Emmys 2014: Woody Harrelson tells Matthew McConaughey 'I'm grateful you had the plagiarised lines in True Detective'

The actors, who are the lead stars in the hit HBO series, joked while presenting an award at the Emmys last night

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Though the writer of hit TV show True Detective has been batting off claims of plagiarism, the subject was fodder for some awards ceremony banter last night after its stars, Matthew McConaughey and Woody Harrelson, quipped about the issue on stage at the Emmys.

The two had started to present the award for Outstanding Lead Actor in a Miniseries or Movie by telling the audience anecdotes about each other and poking fun.

Harrelson then retorted, in a seemingly unplanned manner: “I'm grateful you had all the plagiarised lines,” to which McConaughey immediately chortled a loud “Ha!” at.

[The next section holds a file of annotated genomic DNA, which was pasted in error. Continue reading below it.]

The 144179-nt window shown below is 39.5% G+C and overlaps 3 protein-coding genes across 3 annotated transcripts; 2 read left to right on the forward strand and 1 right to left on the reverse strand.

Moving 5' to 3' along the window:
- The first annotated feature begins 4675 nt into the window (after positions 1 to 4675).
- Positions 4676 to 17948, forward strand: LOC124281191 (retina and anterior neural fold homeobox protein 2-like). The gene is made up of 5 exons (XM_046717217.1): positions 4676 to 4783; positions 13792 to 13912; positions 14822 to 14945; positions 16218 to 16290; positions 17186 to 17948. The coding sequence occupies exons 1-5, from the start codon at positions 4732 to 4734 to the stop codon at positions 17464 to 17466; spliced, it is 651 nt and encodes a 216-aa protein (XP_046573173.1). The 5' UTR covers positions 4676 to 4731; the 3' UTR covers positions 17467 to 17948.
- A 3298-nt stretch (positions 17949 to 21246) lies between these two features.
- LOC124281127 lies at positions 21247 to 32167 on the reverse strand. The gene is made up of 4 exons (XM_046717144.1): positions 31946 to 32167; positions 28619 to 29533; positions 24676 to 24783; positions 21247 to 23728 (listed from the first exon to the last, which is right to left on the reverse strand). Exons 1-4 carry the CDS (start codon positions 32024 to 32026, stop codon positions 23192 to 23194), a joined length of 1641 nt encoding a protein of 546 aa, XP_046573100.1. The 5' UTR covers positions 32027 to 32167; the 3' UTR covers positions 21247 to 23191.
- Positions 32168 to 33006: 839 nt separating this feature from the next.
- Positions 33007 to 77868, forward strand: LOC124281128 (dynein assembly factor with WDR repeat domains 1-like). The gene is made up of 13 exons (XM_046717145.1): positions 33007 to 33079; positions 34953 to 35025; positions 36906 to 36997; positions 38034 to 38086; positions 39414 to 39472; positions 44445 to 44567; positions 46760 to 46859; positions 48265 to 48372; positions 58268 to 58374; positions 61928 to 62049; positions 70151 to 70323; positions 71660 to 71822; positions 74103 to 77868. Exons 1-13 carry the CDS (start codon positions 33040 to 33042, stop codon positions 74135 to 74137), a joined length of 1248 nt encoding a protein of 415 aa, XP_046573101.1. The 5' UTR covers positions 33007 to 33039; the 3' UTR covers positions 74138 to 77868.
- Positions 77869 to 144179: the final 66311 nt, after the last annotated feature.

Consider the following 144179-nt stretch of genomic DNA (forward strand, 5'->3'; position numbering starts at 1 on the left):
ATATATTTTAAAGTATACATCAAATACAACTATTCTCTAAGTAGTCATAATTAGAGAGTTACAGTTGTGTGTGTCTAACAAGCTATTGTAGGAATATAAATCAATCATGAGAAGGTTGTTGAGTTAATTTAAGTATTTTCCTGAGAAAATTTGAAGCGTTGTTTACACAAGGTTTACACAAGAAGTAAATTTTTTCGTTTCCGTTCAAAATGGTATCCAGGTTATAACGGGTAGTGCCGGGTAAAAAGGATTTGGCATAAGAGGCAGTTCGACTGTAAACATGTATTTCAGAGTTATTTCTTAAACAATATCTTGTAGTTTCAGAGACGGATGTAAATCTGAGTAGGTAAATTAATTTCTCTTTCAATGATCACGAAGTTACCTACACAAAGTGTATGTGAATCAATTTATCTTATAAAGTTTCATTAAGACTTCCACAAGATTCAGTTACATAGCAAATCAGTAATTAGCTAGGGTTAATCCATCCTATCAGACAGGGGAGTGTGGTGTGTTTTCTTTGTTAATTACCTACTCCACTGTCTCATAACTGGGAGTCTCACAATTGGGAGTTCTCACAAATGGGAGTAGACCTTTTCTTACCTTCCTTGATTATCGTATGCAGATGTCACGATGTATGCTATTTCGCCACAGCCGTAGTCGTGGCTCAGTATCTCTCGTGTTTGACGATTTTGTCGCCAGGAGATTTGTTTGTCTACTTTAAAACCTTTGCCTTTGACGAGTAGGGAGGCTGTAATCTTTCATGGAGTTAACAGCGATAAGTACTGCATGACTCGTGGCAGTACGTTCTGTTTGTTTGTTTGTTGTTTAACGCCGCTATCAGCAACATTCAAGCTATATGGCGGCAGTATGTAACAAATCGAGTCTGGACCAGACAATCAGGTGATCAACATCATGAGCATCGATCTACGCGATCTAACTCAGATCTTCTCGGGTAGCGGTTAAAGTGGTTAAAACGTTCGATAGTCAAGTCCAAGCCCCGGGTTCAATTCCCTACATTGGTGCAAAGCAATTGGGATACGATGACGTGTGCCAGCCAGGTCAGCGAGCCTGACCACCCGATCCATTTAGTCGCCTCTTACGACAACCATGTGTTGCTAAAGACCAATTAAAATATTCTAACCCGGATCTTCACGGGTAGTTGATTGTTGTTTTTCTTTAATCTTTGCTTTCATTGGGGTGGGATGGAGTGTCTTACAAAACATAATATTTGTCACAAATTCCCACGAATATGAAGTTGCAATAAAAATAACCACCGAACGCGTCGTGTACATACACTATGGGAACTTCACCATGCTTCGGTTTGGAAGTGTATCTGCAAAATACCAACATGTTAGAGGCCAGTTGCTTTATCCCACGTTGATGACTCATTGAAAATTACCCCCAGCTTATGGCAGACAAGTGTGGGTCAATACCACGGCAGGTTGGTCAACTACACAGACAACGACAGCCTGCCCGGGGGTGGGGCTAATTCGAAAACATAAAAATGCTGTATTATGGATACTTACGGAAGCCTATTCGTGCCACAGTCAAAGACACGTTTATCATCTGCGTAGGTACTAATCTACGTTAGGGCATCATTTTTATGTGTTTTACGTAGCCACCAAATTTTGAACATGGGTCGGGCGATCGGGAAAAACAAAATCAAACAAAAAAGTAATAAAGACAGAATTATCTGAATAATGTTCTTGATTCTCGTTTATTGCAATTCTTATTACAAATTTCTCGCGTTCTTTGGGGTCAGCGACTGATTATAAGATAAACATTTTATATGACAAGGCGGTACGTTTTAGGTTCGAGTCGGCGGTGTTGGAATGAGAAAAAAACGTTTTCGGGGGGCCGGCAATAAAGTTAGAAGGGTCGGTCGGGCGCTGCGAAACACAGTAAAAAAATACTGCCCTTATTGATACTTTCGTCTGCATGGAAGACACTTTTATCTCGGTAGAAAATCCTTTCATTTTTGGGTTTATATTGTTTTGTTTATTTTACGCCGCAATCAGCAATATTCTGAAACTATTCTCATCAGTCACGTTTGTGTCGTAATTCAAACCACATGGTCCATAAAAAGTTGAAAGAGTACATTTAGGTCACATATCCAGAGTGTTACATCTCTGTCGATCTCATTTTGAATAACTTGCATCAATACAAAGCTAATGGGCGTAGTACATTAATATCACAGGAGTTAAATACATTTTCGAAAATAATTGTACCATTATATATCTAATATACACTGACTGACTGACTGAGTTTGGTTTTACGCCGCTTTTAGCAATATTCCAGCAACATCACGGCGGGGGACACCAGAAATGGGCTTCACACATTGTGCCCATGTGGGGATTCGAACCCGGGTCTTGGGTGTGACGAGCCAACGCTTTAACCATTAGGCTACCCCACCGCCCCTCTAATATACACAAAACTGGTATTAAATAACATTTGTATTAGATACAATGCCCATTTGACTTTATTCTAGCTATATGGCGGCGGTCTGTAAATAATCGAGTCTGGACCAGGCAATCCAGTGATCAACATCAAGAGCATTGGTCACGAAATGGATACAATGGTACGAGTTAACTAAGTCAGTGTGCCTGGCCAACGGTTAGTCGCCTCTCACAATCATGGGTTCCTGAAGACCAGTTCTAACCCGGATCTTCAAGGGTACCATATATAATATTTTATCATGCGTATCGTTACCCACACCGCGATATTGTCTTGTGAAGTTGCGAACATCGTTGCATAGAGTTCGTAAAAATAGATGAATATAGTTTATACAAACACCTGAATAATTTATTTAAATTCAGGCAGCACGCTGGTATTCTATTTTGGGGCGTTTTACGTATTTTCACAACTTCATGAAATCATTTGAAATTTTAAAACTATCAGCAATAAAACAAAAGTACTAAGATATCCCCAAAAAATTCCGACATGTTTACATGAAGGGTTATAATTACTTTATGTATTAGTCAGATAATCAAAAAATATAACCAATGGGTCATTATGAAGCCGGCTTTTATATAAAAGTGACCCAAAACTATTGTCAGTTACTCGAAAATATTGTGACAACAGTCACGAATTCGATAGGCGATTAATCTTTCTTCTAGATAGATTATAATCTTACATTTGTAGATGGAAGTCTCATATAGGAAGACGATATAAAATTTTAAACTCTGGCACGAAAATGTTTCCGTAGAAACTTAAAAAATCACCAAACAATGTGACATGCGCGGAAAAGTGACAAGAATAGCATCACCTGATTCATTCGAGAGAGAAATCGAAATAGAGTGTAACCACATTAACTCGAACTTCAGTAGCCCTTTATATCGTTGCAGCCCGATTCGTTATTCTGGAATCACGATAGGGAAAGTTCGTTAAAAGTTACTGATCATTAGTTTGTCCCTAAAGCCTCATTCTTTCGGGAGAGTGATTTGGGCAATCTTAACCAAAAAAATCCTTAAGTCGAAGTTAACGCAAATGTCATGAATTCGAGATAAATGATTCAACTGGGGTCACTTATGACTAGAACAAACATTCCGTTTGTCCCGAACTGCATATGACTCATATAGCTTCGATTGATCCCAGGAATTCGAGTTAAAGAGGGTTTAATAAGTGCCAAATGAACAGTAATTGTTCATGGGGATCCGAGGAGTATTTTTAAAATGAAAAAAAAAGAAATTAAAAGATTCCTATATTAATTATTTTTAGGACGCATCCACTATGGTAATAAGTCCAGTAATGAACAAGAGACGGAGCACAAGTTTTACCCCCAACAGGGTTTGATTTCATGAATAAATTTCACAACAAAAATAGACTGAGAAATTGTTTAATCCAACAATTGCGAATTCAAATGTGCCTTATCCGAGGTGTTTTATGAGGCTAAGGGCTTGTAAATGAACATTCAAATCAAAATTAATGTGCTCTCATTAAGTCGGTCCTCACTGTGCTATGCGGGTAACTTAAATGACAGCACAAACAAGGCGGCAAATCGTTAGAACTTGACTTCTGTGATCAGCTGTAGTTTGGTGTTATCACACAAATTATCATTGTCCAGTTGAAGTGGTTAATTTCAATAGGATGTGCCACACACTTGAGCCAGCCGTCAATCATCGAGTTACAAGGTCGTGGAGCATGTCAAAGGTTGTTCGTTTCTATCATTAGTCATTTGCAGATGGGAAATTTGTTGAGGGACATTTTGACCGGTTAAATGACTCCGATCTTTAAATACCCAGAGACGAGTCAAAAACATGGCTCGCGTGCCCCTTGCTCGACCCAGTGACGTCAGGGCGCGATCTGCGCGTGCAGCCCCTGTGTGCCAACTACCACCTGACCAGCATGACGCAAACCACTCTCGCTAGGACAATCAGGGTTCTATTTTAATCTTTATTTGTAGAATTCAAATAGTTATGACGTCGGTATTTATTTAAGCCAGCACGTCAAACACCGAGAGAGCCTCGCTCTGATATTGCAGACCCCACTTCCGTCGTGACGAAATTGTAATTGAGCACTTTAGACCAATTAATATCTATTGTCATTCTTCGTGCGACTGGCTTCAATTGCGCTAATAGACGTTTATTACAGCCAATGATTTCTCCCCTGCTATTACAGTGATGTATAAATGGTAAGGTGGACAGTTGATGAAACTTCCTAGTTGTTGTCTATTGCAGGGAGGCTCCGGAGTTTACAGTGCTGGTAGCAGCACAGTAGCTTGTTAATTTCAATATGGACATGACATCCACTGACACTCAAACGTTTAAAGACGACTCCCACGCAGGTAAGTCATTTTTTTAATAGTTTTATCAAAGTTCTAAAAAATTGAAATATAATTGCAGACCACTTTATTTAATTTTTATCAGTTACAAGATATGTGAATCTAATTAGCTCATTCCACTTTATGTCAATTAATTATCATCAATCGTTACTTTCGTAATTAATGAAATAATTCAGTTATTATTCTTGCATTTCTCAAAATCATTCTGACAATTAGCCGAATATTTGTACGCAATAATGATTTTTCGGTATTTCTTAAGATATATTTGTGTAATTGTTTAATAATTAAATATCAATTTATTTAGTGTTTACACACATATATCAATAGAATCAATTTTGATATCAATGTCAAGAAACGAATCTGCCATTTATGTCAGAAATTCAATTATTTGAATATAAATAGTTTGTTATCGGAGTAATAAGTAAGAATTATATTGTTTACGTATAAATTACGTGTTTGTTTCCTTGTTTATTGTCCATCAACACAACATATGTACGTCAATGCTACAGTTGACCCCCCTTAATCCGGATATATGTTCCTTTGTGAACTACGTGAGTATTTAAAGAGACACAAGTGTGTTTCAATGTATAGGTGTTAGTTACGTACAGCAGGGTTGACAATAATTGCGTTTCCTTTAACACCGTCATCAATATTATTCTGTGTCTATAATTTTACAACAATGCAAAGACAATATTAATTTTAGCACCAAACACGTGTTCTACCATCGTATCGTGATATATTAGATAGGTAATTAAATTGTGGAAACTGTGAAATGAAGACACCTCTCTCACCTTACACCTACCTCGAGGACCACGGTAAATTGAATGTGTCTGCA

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“Was that too much of an inside joke?” McConaughey says, over Harrelson who also laughs: “Okay, that was a little too inside”.

They then hurriedly cut to properly introducing the award, which was won by Benedict Cumberbatch for his stellar performance as Sherlock Holmes.


On a side note, of the six the nominees for that category four were British, also including Idris Elba, Martin Freeman and Chiwetel Ejiofor.

Earlier this year, the popular series True Detective was dogged by accusations that its writer, Nic Pizzolatto, borrowed portions of his protagonist’s dialogue from horror author Thomas Ligotti.

Pizzolatto, who is also executive producer of the show, has outright denied the claim, which had been made by internet bloggers and fans of Ligotti’s work.

Pizzolatto said in a statement: “The philosophical thoughts expressed by Rust Cohle [Matthew McConaughey’s character] do not represent any thought or idea unique to any one author; rather these are the philosophical tenets of a pessimistic, anti-natalist philosophy with an historic tradition including Arthur Schopenauer, Friedrich Nietzsche, E.M. Cioran, and various other philosophers, all of whom express these ideas.


“As an autodidact pessimist, Cohle speaks toward that philosophy with erudition and in his own words.”